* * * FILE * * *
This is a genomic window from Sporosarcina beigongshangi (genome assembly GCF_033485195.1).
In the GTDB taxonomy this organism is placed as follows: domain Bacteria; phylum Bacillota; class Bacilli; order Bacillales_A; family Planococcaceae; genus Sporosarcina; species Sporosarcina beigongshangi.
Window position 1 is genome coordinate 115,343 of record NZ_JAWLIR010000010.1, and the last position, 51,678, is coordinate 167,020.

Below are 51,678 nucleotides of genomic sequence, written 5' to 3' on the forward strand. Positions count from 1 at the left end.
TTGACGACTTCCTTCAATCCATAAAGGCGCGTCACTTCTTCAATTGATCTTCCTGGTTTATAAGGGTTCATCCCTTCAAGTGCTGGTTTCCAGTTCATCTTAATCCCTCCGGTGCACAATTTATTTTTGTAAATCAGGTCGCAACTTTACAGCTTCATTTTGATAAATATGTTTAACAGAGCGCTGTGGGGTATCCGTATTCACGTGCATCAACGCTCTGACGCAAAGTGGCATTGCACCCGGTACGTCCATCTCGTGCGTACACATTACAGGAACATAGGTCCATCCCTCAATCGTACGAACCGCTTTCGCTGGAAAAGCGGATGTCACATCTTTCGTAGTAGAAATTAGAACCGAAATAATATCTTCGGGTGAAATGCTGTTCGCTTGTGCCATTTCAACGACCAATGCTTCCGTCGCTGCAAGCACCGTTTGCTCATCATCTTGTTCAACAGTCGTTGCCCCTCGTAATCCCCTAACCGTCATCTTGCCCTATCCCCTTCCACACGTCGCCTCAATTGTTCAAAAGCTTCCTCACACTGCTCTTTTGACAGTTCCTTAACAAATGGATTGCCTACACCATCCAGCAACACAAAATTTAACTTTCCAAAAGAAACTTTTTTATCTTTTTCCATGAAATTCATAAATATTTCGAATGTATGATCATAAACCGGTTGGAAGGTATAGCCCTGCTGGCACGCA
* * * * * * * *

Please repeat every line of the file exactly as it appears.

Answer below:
This is a genomic window from Sporosarcina beigongshangi (genome assembly GCF_033485195.1).
In the GTDB taxonomy this organism is placed as follows: domain Bacteria; phylum Bacillota; class Bacilli; order Bacillales_A; family Planococcaceae; genus Sporosarcina; species Sporosarcina beigongshangi.
Window position 1 is genome coordinate 115,343 of record NZ_JAWLIR010000010.1, and the last position, 51,678, is coordinate 167,020.

Below are 51,678 nucleotides of genomic sequence, written 5' to 3' on the forward strand. Positions count from 1 at the left end.
TTGACGACTTCCTTCAATCCATAAAGGCGCGTCACTTCTTCAATTGATCTTCCTGGTTTATAAGGGTTCATCCCTTCAAGTGCTGGTTTCCAGTTCATCTTAATCCCTCCGGTGCACAATTTATTTTTGTAAATCAGGTCGCAACTTTACAGCTTCATTTTGATAAATATGTTTAACAGAGCGCTGTGGGGTATCCGTATTCACGTGCATCAACGCTCTGACGCAAAGTGGCATTGCACCCGGTACGTCCATCTCGTGCGTACACATTACAGGAACATAGGTCCATCCCTCAATCGTACGAACCGCTTTCGCTGGAAAAGCGGATGTCACATCTTTCGTAGTAGAAATTAGAACCGAAATAATATCTTCGGGTGAAATGCTGTTCGCTTGTGCCATTTCAACGACCAATGCTTCCGTCGCTGCAAGCACCGTTTGCTCATCATCTTGTTCAACAGTCGTTGCCCCTCGTAATCCCCTAACCGTCATCTTGCCCTATCCCCTTCCACACGTCGCCTCAATTGTTCAAAAGCTTCCTCACACTGCTCTTTTGACAGTTCCTTAACAAATGGATTGCCTACACCATCCAGCAACACAAAATTTAACTTTCCAAAAGAAACTTTTTTATCTTTTTCCATGAAATTCATAAATATTTCGAATGTATGATCATAAACCGGTTGGAAGGTATAGCCCTGCTGGCACGCA